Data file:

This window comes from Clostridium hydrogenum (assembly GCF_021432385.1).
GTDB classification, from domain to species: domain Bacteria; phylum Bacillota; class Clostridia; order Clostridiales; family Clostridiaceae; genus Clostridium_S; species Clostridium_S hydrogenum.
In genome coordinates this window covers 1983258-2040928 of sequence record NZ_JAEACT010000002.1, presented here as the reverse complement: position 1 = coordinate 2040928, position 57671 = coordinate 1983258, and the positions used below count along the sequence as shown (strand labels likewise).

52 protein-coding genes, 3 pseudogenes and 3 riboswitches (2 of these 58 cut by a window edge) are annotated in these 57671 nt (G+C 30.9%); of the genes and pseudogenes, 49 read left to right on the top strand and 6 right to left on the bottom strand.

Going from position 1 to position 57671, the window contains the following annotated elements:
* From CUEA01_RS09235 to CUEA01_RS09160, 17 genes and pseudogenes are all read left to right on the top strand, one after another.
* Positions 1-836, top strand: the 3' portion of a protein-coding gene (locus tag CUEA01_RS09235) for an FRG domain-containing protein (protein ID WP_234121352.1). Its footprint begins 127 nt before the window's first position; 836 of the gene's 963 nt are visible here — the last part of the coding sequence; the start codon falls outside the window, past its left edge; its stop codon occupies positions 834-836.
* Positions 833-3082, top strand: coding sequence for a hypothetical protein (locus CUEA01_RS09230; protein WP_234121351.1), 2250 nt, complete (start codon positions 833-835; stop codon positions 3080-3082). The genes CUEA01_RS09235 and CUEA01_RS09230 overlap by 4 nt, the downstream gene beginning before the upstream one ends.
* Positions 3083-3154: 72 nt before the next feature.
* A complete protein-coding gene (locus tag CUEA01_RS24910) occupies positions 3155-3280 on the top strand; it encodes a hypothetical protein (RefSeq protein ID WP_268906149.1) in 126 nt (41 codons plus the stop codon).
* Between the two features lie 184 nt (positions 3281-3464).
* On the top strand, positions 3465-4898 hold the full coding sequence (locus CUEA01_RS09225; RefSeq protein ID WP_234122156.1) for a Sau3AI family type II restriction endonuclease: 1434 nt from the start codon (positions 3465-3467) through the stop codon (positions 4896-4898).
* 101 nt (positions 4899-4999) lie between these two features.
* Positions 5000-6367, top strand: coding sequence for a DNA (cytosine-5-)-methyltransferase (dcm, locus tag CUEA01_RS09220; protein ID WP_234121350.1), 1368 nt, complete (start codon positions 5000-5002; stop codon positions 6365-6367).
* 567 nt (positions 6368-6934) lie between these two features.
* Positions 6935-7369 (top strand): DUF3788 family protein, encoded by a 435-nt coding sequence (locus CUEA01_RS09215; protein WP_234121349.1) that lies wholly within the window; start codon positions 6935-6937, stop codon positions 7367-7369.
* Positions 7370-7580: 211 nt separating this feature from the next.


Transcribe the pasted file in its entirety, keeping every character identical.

This window comes from Clostridium hydrogenum (assembly GCF_021432385.1).
GTDB classification, from domain to species: domain Bacteria; phylum Bacillota; class Clostridia; order Clostridiales; family Clostridiaceae; genus Clostridium_S; species Clostridium_S hydrogenum.
In genome coordinates this window covers 1983258-2040928 of sequence record NZ_JAEACT010000002.1, presented here as the reverse complement: position 1 = coordinate 2040928, position 57671 = coordinate 1983258, and the positions used below count along the sequence as shown (strand labels likewise).

52 protein-coding genes, 3 pseudogenes and 3 riboswitches (2 of these 58 cut by a window edge) are annotated in these 57671 nt (G+C 30.9%); of the genes and pseudogenes, 49 read left to right on the top strand and 6 right to left on the bottom strand.

Going from position 1 to position 57671, the window contains the following annotated elements:
* From CUEA01_RS09235 to CUEA01_RS09160, 17 genes and pseudogenes are all read left to right on the top strand, one after another.
* Positions 1-836, top strand: the 3' portion of a protein-coding gene (locus tag CUEA01_RS09235) for an FRG domain-containing protein (protein ID WP_234121352.1). Its footprint begins 127 nt before the window's first position; 836 of the gene's 963 nt are visible here — the last part of the coding sequence; the start codon falls outside the window, past its left edge; its stop codon occupies positions 834-836.
* Positions 833-3082, top strand: coding sequence for a hypothetical protein (locus CUEA01_RS09230; protein WP_234121351.1), 2250 nt, complete (start codon positions 833-835; stop codon positions 3080-3082). The genes CUEA01_RS09235 and CUEA01_RS09230 overlap by 4 nt, the downstream gene beginning before the upstream one ends.
* Positions 3083-3154: 72 nt before the next feature.
* A complete protein-coding gene (locus tag CUEA01_RS24910) occupies positions 3155-3280 on the top strand; it encodes a hypothetical protein (RefSeq protein ID WP_268906149.1) in 126 nt (41 codons plus the stop codon).
* Between the two features lie 184 nt (positions 3281-3464).
* On the top strand, positions 3465-4898 hold the full coding sequence (locus CUEA01_RS09225; RefSeq protein ID WP_234122156.1) for a Sau3AI family type II restriction endonuclease: 1434 nt from the start codon (positions 3465-3467) through the stop codon (positions 4896-4898).
* 101 nt (positions 4899-4999) lie between these two features.
* Positions 5000-6367, top strand: coding sequence for a DNA (cytosine-5-)-methyltransferase (dcm, locus tag CUEA01_RS09220; protein ID WP_234121350.1), 1368 nt, complete (start codon positions 5000-5002; stop codon positions 6365-6367).
* 567 nt (positions 6368-6934) lie between these two features.
* Positions 6935-7369 (top strand): DUF3788 family protein, encoded by a 435-nt coding sequence (locus CUEA01_RS09215; protein WP_234121349.1) that lies wholly within the window; start codon positions 6935-6937, stop codon positions 7367-7369.
* Positions 7370-7580: 211 nt separating this feature from the next.